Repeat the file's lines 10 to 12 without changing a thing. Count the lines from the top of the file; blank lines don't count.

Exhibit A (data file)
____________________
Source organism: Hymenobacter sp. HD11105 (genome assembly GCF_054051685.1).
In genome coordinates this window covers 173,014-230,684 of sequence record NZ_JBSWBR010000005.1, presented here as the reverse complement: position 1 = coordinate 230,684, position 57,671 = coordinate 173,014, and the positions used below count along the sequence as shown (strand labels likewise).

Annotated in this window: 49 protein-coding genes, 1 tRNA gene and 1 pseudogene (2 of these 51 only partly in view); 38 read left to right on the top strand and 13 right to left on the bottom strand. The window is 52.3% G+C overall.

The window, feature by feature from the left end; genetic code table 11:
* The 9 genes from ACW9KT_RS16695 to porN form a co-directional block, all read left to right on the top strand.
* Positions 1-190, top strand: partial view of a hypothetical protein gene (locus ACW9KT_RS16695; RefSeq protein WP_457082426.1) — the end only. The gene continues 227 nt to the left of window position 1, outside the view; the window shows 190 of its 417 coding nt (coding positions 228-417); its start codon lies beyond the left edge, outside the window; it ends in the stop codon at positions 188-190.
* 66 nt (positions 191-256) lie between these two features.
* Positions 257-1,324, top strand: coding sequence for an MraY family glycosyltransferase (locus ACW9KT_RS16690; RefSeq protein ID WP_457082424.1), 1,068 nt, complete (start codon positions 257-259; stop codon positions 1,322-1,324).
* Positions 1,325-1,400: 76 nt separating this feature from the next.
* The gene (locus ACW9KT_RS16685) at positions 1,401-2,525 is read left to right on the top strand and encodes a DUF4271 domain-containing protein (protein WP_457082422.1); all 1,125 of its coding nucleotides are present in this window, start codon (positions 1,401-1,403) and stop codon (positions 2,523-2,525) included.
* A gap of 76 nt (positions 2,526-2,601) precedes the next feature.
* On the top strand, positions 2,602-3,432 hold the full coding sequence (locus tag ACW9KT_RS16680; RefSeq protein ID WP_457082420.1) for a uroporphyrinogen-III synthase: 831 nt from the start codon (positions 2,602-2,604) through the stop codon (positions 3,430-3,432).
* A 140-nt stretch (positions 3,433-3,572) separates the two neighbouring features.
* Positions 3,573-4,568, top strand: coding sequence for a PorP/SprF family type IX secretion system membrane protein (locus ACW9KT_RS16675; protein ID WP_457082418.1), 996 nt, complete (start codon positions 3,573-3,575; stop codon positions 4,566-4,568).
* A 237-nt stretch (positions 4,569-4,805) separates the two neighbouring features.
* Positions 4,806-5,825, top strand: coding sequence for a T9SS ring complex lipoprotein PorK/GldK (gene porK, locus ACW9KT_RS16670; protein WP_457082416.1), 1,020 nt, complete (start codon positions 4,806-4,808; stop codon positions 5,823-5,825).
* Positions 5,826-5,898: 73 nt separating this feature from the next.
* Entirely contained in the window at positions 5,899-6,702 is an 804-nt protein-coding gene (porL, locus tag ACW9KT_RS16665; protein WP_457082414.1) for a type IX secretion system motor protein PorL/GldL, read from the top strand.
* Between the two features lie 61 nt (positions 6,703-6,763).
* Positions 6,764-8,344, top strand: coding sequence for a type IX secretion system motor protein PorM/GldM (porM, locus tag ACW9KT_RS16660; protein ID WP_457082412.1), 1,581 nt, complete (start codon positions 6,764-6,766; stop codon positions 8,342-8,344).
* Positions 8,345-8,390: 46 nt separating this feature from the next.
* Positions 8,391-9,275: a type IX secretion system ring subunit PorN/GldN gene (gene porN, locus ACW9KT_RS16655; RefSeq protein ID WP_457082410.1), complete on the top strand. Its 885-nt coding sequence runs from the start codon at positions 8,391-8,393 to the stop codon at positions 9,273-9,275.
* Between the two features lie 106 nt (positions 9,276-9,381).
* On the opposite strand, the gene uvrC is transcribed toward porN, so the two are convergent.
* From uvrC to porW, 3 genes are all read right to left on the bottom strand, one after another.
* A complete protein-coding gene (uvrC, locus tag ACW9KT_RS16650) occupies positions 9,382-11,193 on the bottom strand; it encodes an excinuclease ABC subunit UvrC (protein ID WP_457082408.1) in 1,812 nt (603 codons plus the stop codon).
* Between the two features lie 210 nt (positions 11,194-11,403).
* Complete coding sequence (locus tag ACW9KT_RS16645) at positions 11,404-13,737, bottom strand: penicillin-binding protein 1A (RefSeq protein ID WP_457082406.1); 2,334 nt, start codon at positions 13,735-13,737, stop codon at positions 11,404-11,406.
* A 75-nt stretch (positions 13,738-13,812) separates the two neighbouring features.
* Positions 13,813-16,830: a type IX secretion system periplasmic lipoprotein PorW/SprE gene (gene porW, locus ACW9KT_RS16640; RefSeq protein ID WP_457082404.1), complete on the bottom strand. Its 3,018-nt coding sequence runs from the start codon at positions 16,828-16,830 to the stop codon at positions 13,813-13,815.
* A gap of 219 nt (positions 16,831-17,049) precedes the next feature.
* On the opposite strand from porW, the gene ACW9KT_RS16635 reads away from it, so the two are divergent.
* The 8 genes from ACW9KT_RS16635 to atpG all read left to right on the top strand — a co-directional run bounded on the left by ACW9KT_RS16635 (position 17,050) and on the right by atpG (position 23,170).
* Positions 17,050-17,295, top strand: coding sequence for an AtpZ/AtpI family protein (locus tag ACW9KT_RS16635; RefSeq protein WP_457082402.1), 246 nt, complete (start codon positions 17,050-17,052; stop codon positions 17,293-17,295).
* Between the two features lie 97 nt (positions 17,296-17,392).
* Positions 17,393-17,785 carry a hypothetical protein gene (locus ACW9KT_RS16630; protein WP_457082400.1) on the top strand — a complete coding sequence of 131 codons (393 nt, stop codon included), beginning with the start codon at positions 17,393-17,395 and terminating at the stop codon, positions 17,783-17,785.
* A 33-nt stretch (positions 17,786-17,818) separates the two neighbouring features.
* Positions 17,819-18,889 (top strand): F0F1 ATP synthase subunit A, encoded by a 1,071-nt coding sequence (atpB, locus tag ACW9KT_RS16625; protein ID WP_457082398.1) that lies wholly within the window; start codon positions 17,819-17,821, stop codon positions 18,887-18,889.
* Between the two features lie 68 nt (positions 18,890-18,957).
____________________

* The gene (locus ACW9KT_RS16685) at positions 1,401-2,525 is read left to right on the top strand and encodes a DUF4271 domain-containing protein (protein WP_457082422.1); all 1,125 of its coding nucleotides are present in this window, start codon (positions 1,401-1,403) and stop codon (positions 2,523-2,525) included.
* A gap of 76 nt (positions 2,526-2,601) precedes the next feature.
* On the top strand, positions 2,602-3,432 hold the full coding sequence (locus tag ACW9KT_RS16680; RefSeq protein ID WP_457082420.1) for a uroporphyrinogen-III synthase: 831 nt from the start codon (positions 2,602-2,604) through the stop codon (positions 3,430-3,432).